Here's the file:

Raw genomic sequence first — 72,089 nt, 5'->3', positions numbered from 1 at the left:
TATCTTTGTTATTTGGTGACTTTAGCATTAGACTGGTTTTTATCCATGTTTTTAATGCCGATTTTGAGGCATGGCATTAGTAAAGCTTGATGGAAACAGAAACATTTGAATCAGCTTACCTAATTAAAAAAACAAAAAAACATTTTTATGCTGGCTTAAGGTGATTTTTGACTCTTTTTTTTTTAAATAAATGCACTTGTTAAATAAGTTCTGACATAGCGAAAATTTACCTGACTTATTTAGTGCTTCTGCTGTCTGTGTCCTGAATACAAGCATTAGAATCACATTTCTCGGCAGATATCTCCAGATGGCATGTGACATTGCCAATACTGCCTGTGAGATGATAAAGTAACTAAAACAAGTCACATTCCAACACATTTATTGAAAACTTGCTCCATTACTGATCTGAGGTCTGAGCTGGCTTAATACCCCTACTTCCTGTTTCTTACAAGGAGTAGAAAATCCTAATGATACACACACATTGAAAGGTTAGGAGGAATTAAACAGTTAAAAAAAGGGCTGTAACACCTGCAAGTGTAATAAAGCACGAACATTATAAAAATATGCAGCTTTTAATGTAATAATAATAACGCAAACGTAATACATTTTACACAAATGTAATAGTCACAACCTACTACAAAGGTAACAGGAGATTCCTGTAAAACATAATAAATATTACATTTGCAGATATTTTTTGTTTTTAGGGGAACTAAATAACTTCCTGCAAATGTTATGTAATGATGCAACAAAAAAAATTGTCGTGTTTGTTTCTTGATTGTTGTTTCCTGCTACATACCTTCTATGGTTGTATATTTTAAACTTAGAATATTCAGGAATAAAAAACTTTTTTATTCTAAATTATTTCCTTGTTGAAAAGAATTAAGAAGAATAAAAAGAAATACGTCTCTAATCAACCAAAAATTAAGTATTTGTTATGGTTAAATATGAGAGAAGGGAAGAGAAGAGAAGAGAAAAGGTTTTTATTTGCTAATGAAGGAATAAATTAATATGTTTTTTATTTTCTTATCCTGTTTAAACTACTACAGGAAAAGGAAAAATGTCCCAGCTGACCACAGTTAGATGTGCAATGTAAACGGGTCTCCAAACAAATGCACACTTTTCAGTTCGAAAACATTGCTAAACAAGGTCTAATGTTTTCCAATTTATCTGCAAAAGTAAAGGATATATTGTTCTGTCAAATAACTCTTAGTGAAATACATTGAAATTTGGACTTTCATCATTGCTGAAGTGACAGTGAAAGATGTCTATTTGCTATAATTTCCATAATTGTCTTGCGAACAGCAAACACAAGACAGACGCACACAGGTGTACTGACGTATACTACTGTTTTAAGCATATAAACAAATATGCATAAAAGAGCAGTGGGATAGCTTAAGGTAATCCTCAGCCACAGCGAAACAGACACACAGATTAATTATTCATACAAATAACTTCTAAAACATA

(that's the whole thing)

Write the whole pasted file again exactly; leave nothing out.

Raw genomic sequence first — 72,089 nt, 5'->3', positions numbered from 1 at the left:
TATCTTTGTTATTTGGTGACTTTAGCATTAGACTGGTTTTTATCCATGTTTTTAATGCCGATTTTGAGGCATGGCATTAGTAAAGCTTGATGGAAACAGAAACATTTGAATCAGCTTACCTAATTAAAAAAACAAAAAAACATTTTTATGCTGGCTTAAGGTGATTTTTGACTCTTTTTTTTTTAAATAAATGCACTTGTTAAATAAGTTCTGACATAGCGAAAATTTACCTGACTTATTTAGTGCTTCTGCTGTCTGTGTCCTGAATACAAGCATTAGAATCACATTTCTCGGCAGATATCTCCAGATGGCATGTGACATTGCCAATACTGCCTGTGAGATGATAAAGTAACTAAAACAAGTCACATTCCAACACATTTATTGAAAACTTGCTCCATTACTGATCTGAGGTCTGAGCTGGCTTAATACCCCTACTTCCTGTTTCTTACAAGGAGTAGAAAATCCTAATGATACACACACATTGAAAGGTTAGGAGGAATTAAACAGTTAAAAAAAGGGCTGTAACACCTGCAAGTGTAATAAAGCACGAACATTATAAAAATATGCAGCTTTTAATGTAATAATAATAACGCAAACGTAATACATTTTACACAAATGTAATAGTCACAACCTACTACAAAGGTAACAGGAGATTCCTGTAAAACATAATAAATATTACATTTGCAGATATTTTTTGTTTTTAGGGGAACTAAATAACTTCCTGCAAATGTTATGTAATGATGCAACAAAAAAAATTGTCGTGTTTGTTTCTTGATTGTTGTTTCCTGCTACATACCTTCTATGGTTGTATATTTTAAACTTAGAATATTCAGGAATAAAAAACTTTTTTATTCTAAATTATTTCCTTGTTGAAAAGAATTAAGAAGAATAAAAAGAAATACGTCTCTAATCAACCAAAAATTAAGTATTTGTTATGGTTAAATATGAGAGAAGGGAAGAGAAGAGAAGAGAAAAGGTTTTTATTTGCTAATGAAGGAATAAATTAATATGTTTTTTATTTTCTTATCCTGTTTAAACTACTACAGGAAAAGGAAAAATGTCCCAGCTGACCACAGTTAGATGTGCAATGTAAACGGGTCTCCAAACAAATGCACACTTTTCAGTTCGAAAACATTGCTAAACAAGGTCTAATGTTTTCCAATTTATCTGCAAAAGTAAAGGATATATTGTTCTGTCAAATAACTCTTAGTGAAATACATTGAAATTTGGACTTTCATCATTGCTGAAGTGACAGTGAAAGATGTCTATTTGCTATAATTTCCATAATTGTCTTGCGAACAGCAAACACAAGACAGACGCACACAGGTGTACTGACGTATACTACTGTTTTAAGCATATAAACAAATATGCATAAAAGAGCAGTGGGATAGCTTAAGGTAATCCTCAGCCACAGCGAAACAGACACACAGATTAATTATTCATACAAATAACTTCTAAAACATA